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FSA highlights exchange traded product risks

The FSA has set out the risks investment advisers need to consider when deciding whether or not to recommend exchange traded products.

The regulator has published a factsheet for investment advisers which outlines key features, investment strategies and the potential for conflicts of interest in exchange traded products.

The FSA notes somes aspects of the factsheet may change as a result of a consultation on exchange traded products published by European regulator the European Securities and Markets Authority in January.

The factsheet says advisers should consider whether an exchange traded product is structured as a fund or as a debt security.

In the case of exchange traded funds, advisers should ensure whether the ETF complies with the Ucits directive on requirements such as a set level of portfolio diversification, that assets are appropriately segregated, and be aware of the restrictions on the types of assets the fund can buy.

Advisers should know whether the exhange traded product lends out the underlying securities it invests in, or whether a synethetic swap-based investment strategy is used instead.

The FSA has also highlighted potential for conflicts of interest in exchange traded products.

The regulator says because many exchange traded products are managed electronically, the provider not may be able to challenge potentially conflicted parties.

Some exchange traded product providers may also be part of the same company, which the FSA also says increases the potential for conflicts of interest.

One conflict of interest could be the exchange traded provider being provided with low quality assets by the party borrowing securities or the swap provider to reduce costs.

Where the index being tracked is created especially for an exchange traded product, thr provider creating that index can be affiliated to the exchange traded product provider.

The FSA says there may be an incentive in this case to select the index on the basis of maximising its own revenues, rather than that of the investor.



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There are 6 comments at the moment, we would love to hear your opinion too.

  1. Let me get this right, the FSA are warning us that it may be dangerous but then again no according to Europe or perhaps even more dangerous? May be ,perhaps,could be, what a waste of salaries. Can someone please clarify? Not you Nic!

  2. I think what they are trying to say is, ” Don’t advise on stuff you don’t understand.”

  3. What theyare saying is the assets underpinning the ETF could be rubbish and to avoid consumer detriment and another FSCS levy, have a proper look under the bonnet and be certain you are comfortable its right for your clients.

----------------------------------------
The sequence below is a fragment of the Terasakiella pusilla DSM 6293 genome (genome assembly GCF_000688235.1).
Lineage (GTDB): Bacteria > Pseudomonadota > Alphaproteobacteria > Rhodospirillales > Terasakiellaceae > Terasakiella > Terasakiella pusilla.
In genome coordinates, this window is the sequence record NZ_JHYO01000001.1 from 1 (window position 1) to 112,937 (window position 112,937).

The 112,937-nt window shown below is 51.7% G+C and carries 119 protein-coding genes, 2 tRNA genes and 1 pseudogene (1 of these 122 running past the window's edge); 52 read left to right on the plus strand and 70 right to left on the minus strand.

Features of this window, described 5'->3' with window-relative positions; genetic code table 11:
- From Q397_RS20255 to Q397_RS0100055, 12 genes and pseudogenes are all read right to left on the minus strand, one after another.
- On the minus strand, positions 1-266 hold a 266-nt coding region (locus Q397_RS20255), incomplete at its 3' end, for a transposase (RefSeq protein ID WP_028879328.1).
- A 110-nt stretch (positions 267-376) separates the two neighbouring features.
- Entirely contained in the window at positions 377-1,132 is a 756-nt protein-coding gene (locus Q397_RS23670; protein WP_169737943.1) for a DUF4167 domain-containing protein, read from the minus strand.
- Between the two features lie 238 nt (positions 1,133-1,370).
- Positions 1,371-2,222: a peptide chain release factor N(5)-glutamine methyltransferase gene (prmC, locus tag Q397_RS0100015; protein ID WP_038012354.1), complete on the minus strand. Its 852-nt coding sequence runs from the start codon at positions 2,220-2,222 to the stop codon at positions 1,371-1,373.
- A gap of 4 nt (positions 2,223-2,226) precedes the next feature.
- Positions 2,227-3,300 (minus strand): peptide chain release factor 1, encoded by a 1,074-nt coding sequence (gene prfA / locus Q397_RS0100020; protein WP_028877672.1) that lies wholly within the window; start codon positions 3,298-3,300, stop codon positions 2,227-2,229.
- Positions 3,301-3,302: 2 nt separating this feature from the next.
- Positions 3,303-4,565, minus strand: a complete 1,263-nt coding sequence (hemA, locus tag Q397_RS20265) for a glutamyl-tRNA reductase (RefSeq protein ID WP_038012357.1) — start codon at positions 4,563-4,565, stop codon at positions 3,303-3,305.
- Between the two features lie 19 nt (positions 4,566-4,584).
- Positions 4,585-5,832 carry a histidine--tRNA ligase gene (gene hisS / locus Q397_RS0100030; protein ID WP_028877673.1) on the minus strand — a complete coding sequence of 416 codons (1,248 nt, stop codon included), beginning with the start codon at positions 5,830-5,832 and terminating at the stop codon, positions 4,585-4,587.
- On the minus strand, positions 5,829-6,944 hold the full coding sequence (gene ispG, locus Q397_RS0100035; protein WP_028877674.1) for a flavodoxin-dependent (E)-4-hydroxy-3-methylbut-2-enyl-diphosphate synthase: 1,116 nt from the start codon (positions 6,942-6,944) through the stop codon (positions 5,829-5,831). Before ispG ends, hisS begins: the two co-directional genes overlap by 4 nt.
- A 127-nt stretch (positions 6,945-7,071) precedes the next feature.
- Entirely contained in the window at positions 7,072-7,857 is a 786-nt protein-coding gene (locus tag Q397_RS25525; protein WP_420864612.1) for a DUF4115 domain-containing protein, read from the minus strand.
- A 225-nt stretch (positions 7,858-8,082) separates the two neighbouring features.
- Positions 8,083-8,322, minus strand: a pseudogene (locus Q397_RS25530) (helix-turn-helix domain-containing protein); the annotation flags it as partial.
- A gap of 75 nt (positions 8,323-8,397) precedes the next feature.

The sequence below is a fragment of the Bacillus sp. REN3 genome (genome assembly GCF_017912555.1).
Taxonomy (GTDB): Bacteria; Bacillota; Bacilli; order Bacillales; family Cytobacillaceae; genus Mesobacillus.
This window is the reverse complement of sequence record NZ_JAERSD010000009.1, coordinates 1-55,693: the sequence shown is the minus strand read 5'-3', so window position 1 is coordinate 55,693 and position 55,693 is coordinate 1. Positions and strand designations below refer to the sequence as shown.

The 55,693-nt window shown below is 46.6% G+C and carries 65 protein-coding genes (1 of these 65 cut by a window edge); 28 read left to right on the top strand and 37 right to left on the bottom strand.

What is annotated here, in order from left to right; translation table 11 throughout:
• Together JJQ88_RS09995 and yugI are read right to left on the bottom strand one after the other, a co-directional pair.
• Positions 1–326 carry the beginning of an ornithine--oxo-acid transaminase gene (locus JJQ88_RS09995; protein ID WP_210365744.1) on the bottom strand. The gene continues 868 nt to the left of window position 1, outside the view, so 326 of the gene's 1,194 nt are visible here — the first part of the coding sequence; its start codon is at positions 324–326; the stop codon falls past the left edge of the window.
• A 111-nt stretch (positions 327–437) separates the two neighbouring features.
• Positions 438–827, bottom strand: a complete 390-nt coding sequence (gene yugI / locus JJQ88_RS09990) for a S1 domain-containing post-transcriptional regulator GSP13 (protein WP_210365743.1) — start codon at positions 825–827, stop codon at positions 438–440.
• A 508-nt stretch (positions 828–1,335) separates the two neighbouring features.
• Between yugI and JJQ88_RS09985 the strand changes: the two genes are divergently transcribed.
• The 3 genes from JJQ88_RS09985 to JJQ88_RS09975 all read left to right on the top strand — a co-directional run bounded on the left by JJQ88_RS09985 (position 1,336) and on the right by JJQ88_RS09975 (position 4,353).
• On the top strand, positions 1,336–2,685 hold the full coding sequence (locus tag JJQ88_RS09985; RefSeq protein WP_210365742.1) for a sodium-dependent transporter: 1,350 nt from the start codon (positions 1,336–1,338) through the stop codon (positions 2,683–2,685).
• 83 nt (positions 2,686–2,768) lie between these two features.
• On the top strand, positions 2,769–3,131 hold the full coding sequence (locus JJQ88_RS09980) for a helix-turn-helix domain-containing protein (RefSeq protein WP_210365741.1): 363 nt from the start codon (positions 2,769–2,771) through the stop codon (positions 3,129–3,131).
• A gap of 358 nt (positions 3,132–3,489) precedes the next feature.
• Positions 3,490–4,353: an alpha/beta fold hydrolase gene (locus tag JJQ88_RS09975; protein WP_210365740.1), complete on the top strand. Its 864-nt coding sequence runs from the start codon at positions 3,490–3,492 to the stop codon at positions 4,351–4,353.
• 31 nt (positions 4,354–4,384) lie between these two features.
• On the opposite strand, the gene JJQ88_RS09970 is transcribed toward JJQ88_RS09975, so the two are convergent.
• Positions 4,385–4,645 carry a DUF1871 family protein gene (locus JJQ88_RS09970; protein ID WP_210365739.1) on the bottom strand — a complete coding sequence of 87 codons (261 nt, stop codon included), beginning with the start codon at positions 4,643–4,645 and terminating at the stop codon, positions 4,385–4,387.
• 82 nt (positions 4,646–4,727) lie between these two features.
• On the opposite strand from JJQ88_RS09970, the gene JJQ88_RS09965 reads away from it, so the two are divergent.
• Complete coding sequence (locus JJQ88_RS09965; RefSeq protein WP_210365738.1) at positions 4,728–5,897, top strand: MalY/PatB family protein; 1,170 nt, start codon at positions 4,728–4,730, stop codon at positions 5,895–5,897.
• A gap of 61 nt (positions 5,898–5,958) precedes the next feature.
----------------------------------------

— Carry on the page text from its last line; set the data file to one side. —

4. Yet another investment falling within the RIP definition which the FSA is clearly unhappy about if it is actually used.
    Is there any chance that the FSA will review its directive that the whole range of RIPs must be considered and understood by IFA firms?
    I think we all know the answer but I thought I’d ask.

  5. There is actually a lot of sense in this factsheet, as it highlights the complexity of ETPs and the need for effective due diligence.

    However, it misses the opportunity to correct some of the rather dubious scare stories about ETFs that emerged last year, and which were no doubt encouraged by some of the active fund houses. ETP, just like OEIC, is a term that can cover a wide range of fund strategies and risk levels. It would have been helpful if the factsheet highlighted the types of fund that are lower risk, as well as examples of good practice.

    It would be very sad if this factsheet deterred advisers from considering ‘vanilla’ ETFs, whether physical or synthetic, that offer more than sufficient protection in respect of the collerateral and swap-lending concerns.

    It should, of course, be remembered that ETPs are not allowing in employing swap-based replication or stock lending. In fact, many absolute and other managed funds employ these techniques and should be subject to the same due diligence prior to recommendation.

  6. Paul Willan’s last para says it all in a Nutshell.


    Most Active fund managers employ these techniques as part of the day to day management of their funds.

    Remember Key Data and all the adviser’s who did not look closely enough at the small print in the product info.

    ETF’s are used in Cautious rated, balanced rated and aggressively rated funds lets not forget that if you have not figured this out and it does not meet your clients capacity for loss then you/the IFA will be blamed.

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